Although he was known to his contemporaries as a learned and serious poet, Giovanni Boccaccio (c. 1313-1375) is best remembered for a work notorious for its eroticism and cynicism. Only literary specialists are familiar with Boccaccio's large outpouring of lyrical and narrative poetry and prose fiction, much of which was genuinely innovative. Even the specialists pay comparatively little attention to the scholarly works in Latin to which he devoted his later years.
But the ''Decameron,'' written in Italian probably between 1351 and 1353, is one of Western literature's imperishable works. It stands beside the ''Divine Comedy'' of Boccaccio's countryman (and master) Dante Alighieri, and Geoffrey Chaucer's ''Canterbury Tales'' (which it surely influenced), as one of the seminal books of the Middle Ages. It was a work that broke with the classical tradition; its scheming, self-absorbed heroes and heroines in no way resemble the plaintive nymphs and piping shepherds of pastoral romance; its vigorous prose rhythms render the feel and flow of ordinary life with unforgettable, unheroic vividness.
In a way, this may be literature's first essentially democratic masterpiece: It reflects the recently achieved economic and social power of the merchant middle classes, and it implicitly (sometimes explicitly) mocks the traditional notion that the nobility and clergy are beings made of a finer clay than are ordinary mortals. The world of the ''Decameron'' is an arena of conflict in which ingenuity and perspicacity are the highest virtues, and in which those who have the courage to seek what they want often get it.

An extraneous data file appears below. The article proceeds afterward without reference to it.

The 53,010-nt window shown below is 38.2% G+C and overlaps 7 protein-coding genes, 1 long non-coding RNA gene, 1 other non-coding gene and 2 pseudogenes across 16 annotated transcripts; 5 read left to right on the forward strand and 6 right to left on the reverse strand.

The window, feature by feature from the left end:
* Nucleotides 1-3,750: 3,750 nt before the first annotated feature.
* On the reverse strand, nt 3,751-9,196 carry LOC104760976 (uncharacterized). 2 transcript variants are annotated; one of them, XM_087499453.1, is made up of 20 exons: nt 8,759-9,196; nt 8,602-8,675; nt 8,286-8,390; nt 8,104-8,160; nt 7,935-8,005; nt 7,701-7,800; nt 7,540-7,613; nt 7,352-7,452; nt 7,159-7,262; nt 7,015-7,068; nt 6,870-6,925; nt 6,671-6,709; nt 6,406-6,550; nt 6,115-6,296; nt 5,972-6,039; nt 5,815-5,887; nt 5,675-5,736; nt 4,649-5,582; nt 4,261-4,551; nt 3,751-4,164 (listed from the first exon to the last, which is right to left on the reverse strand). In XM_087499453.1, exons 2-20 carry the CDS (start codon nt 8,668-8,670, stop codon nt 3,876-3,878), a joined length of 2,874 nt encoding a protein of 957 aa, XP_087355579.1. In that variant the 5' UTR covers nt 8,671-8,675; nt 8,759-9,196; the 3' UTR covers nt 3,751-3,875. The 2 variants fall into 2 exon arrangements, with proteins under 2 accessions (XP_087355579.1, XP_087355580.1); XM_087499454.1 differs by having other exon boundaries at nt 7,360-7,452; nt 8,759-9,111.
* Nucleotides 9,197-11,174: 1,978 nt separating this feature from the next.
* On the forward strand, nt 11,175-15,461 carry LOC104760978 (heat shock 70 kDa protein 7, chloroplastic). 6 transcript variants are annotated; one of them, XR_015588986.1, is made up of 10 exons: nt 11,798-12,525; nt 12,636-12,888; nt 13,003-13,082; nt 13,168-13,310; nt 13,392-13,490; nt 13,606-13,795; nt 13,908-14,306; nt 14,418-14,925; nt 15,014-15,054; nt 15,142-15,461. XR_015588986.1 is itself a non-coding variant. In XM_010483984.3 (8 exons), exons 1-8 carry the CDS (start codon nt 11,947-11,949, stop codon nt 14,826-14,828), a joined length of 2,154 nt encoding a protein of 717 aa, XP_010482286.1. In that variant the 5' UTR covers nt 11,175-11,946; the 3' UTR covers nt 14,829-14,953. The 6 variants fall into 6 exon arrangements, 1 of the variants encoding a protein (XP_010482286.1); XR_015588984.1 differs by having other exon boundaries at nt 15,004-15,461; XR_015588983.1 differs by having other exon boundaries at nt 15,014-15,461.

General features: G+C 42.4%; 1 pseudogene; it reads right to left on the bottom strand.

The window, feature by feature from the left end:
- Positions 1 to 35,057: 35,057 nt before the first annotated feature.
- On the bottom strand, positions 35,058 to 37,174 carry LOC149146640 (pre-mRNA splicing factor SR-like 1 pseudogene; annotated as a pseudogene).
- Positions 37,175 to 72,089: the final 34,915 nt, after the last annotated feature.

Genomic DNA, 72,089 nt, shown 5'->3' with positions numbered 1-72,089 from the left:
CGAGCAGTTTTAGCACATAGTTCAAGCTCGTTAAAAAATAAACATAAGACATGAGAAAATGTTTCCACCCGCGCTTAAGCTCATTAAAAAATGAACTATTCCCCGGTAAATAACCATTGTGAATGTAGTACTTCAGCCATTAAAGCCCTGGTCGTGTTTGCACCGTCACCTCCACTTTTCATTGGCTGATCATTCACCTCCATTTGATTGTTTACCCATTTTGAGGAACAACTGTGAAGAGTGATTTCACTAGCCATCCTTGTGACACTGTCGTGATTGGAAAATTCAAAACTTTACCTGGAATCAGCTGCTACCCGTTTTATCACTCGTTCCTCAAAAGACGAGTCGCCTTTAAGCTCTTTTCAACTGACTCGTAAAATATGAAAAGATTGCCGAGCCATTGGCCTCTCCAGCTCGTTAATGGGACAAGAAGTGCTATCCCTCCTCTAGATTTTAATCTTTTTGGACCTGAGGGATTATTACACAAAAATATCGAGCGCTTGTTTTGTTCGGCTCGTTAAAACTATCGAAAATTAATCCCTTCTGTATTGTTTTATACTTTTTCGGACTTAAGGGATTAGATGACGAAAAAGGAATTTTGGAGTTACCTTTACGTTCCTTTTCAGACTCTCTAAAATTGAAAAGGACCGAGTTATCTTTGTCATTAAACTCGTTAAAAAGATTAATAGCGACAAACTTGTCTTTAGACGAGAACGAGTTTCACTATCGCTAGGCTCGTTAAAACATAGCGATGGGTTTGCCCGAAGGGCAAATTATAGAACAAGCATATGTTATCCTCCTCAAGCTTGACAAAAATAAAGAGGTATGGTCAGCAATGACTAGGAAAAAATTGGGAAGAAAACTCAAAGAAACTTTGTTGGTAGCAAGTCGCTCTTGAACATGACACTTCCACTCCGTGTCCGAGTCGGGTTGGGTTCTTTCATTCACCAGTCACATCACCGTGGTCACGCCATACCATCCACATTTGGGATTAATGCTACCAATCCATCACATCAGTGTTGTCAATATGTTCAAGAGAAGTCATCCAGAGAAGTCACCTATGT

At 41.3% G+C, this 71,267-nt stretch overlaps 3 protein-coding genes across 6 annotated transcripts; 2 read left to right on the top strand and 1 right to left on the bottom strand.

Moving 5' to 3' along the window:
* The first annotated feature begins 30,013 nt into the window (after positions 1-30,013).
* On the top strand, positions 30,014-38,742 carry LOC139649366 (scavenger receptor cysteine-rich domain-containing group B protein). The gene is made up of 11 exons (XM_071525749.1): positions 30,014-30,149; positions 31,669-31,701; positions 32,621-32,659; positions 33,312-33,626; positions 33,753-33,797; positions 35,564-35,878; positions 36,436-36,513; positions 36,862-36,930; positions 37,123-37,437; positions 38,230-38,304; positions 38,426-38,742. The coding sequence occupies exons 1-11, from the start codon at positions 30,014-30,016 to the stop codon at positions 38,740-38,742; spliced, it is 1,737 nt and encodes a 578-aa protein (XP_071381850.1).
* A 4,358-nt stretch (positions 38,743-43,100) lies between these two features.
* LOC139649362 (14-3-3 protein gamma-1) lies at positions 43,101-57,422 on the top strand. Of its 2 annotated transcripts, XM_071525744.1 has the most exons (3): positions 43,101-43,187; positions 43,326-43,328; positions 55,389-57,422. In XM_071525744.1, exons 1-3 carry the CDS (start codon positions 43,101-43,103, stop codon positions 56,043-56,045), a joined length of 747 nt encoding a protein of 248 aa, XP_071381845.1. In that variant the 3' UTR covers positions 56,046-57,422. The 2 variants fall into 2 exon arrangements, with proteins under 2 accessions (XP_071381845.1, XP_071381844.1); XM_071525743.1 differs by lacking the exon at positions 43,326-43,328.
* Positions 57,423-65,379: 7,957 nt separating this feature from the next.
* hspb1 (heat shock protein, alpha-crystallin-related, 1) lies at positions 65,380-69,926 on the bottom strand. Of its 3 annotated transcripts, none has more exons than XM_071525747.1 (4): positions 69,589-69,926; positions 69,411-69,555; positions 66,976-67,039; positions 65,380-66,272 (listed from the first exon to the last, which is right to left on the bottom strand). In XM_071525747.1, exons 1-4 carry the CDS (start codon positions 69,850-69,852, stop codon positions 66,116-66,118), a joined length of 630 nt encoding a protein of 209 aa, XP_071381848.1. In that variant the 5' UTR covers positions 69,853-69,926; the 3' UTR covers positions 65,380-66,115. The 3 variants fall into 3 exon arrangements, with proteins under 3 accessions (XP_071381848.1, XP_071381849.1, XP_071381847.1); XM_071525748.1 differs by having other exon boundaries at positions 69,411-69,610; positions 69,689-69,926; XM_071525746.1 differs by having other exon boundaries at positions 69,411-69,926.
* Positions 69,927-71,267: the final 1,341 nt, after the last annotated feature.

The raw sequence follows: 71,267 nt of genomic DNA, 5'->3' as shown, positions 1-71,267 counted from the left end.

The ''Decameron,'' of course, consists of 100 tales told by seven women and three men during 10 days they spend in the country away from the city of Florence, then (the year is 1348) besieged by ''a death-dealing pestilence.'' The enormous work is skillfully unified, not just by the frame that encloses its stories, but by this further internal organizing device: The characters ''elect'' one of their number to ''rule'' each day of storytelling, and, except for the first and ninth days, when tellers are free to choose their subjects, each day is given a theme.
Thus, we hear stories of lovers outwitting adversity or succumbing to it, of ''the tricks that often women play men or men women or men one another,'' and, after numerous other permutations, ''of whoso has in any way wrought generously or magnificently in matters of love or otherwhat.'' The constant theme is the intricately adventurous nature of amorous desire, and the movement of the tales is toward a compassionate acceptance of human imperfection and frailty. To us, the attitude may seem perfectly common-sensical; in its time, it was revolutionary.
Small wonder, really, that the ''Decameron'' was beloved by the middle classes but snubbed by the aristocracy. Besides providing a vast, brilliantly detailed, realistic picture of Florentine life, these endlessly appealing stories confront, head-on, some ineluctably primary facts about human nature. They're like folk tales, in which people live by their wits and are never permanently affected by the misfortunes that befall them; they seem, rather, always to land on their feet. Deception and stratagem are all: Kings or nobles are frequently beset by commoners; ''the perverse hypocrisy of the religious orders'' seldom goes unpunished; thieves profit by outwitting, not overpowering, their victims; seducers find ingenious ways to avoid paying for their offenses or manage to throw blame onto others.